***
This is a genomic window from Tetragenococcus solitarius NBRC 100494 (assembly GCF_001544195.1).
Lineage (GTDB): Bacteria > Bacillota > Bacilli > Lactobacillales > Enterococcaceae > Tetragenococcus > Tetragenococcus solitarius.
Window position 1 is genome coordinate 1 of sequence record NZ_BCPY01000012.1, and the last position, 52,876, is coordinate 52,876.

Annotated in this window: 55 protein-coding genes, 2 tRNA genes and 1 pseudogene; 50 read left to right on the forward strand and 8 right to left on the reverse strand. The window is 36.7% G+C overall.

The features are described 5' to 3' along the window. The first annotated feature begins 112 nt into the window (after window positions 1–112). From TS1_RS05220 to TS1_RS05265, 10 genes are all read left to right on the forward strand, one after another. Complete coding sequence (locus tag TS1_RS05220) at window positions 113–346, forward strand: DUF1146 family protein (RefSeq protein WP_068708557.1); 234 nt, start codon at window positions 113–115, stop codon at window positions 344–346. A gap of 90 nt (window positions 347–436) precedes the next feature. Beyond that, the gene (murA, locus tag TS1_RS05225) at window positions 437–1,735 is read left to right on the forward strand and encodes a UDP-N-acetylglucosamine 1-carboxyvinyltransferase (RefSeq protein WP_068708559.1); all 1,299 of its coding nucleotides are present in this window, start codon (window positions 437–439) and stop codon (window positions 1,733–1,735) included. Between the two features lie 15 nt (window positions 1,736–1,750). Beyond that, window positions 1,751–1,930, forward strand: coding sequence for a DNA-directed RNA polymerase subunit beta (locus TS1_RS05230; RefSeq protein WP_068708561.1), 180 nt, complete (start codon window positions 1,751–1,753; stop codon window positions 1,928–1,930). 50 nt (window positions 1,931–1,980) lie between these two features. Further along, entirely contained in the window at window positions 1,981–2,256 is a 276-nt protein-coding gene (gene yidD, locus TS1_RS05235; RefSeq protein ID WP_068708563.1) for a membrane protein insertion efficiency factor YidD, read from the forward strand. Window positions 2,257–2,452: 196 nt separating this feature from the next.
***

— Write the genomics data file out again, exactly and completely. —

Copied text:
This is a genomic window from Tetragenococcus solitarius NBRC 100494 (assembly GCF_001544195.1).
Lineage (GTDB): Bacteria > Bacillota > Bacilli > Lactobacillales > Enterococcaceae > Tetragenococcus > Tetragenococcus solitarius.
Window position 1 is genome coordinate 1 of sequence record NZ_BCPY01000012.1, and the last position, 52,876, is coordinate 52,876.

Annotated in this window: 55 protein-coding genes, 2 tRNA genes and 1 pseudogene; 50 read left to right on the forward strand and 8 right to left on the reverse strand. The window is 36.7% G+C overall.

The features are described 5' to 3' along the window. The first annotated feature begins 112 nt into the window (after window positions 1–112). From TS1_RS05220 to TS1_RS05265, 10 genes are all read left to right on the forward strand, one after another. Complete coding sequence (locus tag TS1_RS05220) at window positions 113–346, forward strand: DUF1146 family protein (RefSeq protein WP_068708557.1); 234 nt, start codon at window positions 113–115, stop codon at window positions 344–346. A gap of 90 nt (window positions 347–436) precedes the next feature. Beyond that, the gene (murA, locus tag TS1_RS05225) at window positions 437–1,735 is read left to right on the forward strand and encodes a UDP-N-acetylglucosamine 1-carboxyvinyltransferase (RefSeq protein WP_068708559.1); all 1,299 of its coding nucleotides are present in this window, start codon (window positions 437–439) and stop codon (window positions 1,733–1,735) included. Between the two features lie 15 nt (window positions 1,736–1,750). Beyond that, window positions 1,751–1,930, forward strand: coding sequence for a DNA-directed RNA polymerase subunit beta (locus TS1_RS05230; RefSeq protein WP_068708561.1), 180 nt, complete (start codon window positions 1,751–1,753; stop codon window positions 1,928–1,930). 50 nt (window positions 1,931–1,980) lie between these two features. Further along, entirely contained in the window at window positions 1,981–2,256 is a 276-nt protein-coding gene (gene yidD, locus TS1_RS05235; RefSeq protein ID WP_068708563.1) for a membrane protein insertion efficiency factor YidD, read from the forward strand. Window positions 2,257–2,452: 196 nt separating this feature from the next.